See also Ron Jeffries's attempt to create a Sudoku solver with TDD, which unfortunately didn't work.
Algorithm requires a significant understanding of algorithm design principles. With these principles it is indeed possible to proceed incrementally, with a plan, like Peter Norvig did.
In fact, for algorithms requiring non-trivial design effort, it is almost always that the effort is incremental in nature. But each "increment", which is tiny in the eyes of an algorithm designer, looks like a quantum leap (to borrow your phrase) to a person who hasn't had the same expertise or knowledge with this particular family of algorithms.
This is why a basic education in CS theory combined with lots of algorithm programming practice are equally important. Knowing that a particular "technique" (small building blocks of algorithms) exists is a long way toward making these incremental quantum leaps.
There are some important differences between incremental progress in algorithms and TDD, though.
One of the difference has been mentioned by JeffO: A test that verifies the correctness of the output data is separate from a test that asserts the performance between different implementation of the same algorithm (or different algorithms vying to give the same solution).
In TDD, one adds a new requirement in the form of a test, and this test shall initially not pass (red). Then the requirement is satisfied (green). Finally the code is refactored.
In algorithm development, the requirement usually doesn't change. The result correctness verification test is either written first, or shortly after a draft (highly confident but slow) implementation of the algorithm is completed. This data correctness test is seldom changed; one does not change it to fail (red) as part of the TDD rite.
However, in this aspect, data analysis is distinctly different from algorithm development, because data analysis requirements (both the input sets and the expected outcomes) are only defined loosely in human understanding. Thus the requirements change frequently on a technical level. This rapid change puts data analysis somewhere between algorithm development and general software application development - while still algorithm-heavy, the requirements are also changing "too fast" to the taste of any programmer.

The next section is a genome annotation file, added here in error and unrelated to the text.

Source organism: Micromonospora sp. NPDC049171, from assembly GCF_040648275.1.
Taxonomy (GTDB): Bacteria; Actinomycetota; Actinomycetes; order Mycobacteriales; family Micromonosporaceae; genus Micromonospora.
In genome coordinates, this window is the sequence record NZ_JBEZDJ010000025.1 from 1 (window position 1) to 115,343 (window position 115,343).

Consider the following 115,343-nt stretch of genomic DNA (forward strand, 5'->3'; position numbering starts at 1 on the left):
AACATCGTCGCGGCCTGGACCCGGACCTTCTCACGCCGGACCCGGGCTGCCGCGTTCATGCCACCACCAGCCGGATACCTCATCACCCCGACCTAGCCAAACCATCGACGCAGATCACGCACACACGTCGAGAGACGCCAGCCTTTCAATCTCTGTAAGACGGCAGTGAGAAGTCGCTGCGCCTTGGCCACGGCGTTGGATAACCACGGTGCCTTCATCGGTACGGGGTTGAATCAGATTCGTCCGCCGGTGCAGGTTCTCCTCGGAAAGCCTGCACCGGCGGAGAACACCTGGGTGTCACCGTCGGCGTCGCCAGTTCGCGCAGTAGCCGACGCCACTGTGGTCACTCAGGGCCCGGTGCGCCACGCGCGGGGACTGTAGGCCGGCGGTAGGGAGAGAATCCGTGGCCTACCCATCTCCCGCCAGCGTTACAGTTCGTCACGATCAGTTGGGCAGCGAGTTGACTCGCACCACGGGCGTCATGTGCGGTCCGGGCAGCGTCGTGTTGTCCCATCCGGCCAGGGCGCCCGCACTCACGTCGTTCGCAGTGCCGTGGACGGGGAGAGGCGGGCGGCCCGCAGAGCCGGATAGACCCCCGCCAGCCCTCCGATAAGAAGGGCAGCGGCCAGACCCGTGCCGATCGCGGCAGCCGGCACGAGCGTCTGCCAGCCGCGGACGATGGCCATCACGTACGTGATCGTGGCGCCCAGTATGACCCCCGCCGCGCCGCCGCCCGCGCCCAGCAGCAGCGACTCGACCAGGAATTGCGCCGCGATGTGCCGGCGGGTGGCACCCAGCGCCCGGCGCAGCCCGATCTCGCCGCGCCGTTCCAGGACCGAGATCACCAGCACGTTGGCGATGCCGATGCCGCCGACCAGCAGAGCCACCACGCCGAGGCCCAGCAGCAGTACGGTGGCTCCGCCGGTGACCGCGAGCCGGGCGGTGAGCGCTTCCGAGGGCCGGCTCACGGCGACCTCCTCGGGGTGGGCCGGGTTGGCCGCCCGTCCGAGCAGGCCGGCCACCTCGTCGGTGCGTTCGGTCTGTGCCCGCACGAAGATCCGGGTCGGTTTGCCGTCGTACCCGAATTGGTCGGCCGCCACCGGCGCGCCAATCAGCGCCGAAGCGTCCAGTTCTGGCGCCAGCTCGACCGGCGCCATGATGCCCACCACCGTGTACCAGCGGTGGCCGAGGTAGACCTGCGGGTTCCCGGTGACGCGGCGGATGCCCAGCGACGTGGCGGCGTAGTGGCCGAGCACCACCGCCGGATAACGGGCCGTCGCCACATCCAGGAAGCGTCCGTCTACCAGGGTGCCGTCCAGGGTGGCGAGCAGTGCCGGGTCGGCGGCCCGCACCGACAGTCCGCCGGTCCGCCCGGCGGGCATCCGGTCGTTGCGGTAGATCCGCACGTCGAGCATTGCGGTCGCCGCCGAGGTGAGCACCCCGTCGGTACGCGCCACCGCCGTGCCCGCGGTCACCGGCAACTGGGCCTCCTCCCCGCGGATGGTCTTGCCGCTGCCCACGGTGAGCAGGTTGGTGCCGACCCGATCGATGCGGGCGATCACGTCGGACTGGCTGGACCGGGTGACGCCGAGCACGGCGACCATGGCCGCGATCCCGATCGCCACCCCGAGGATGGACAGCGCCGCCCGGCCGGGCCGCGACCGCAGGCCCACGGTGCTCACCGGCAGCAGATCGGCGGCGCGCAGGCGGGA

If the requirement changes, it typically calls for a different algorithm.
In algorithm development, changing (tightening) the performance comparison test to fail (red) is silly - it does not give you any insight about potential changes to your algorithm that would improve performance.
Therefore, in algorithm development, both the correctness test and the performance test are not TDD tests. Instead, both are regression tests. Specifically, the correctness regression test prevents you from making changes to the algorithm that will break its correctness; the performance test prevents you from making changes to the algorithm that will make it run slower.
You can still incorporate TDD as a personal working style, except that the "red - green - refactor" ritual is not strictly necessary in nor particularly beneficial to the thought process of algorithm development.
I would argue that algorithm improvements actually result from making random (not necessary correct) permutations to the data flow diagrams of the current algorithm, or mixing and matching them between previously known implementations.
TDD is used when there are multiple requirements that can be added incrementally to your test set.
Alternatively, if your algorithm is data-driven, each piece of test data / test case can be added incrementally. TDD would also be useful. For this reason a "TDD-like" approach of "add new test data - improve code to make it handle this data correctly - refactor" will also work for open-ended data analytics work, in which the objectives of algorithms are described in human-centric words and its measure-of-success also judged in human defined terms.
It purports to teach a way to make it less overwhelming than trying to satisfy all (dozens or hundreds) of requirements in a single attempt. In other words, TDD is enabled when you can dictate that certain requirements or stretch-goals can be temporarily ignored while you are implementing some early drafts of your solution.
TDD isn't a substitute for computer science. It is a psychological crutch that helps programmers overcome the shock of having to satisfy many requirements at once.
But if you already have one implementation that gives correct result, TDD would consider its goal accomplished and the code ready to be handed off (to refactoring, or to another programmer-user). In some sense, it encourages you not to prematurely optimize your code, by objectively giving you a signal that the code is "good enough" (to pass all correctness tests).
In TDD, there is a focus on "micro-requirements" (or hidden qualities) as well. For example, parameter validations, assertions, exception throwing and handling, etc. TDD helps assure the correctness of execution paths that aren't frequently exercised in the normal course of software execution.
Certain types of algorithm code contain these things as well; these are amenable to TDD. But because the general workflow of algorithm isn't TDD, such tests (on parameter validations, assertions, and exception throwing and handling) tend to be written after the implementation code has already been (at least partially) written.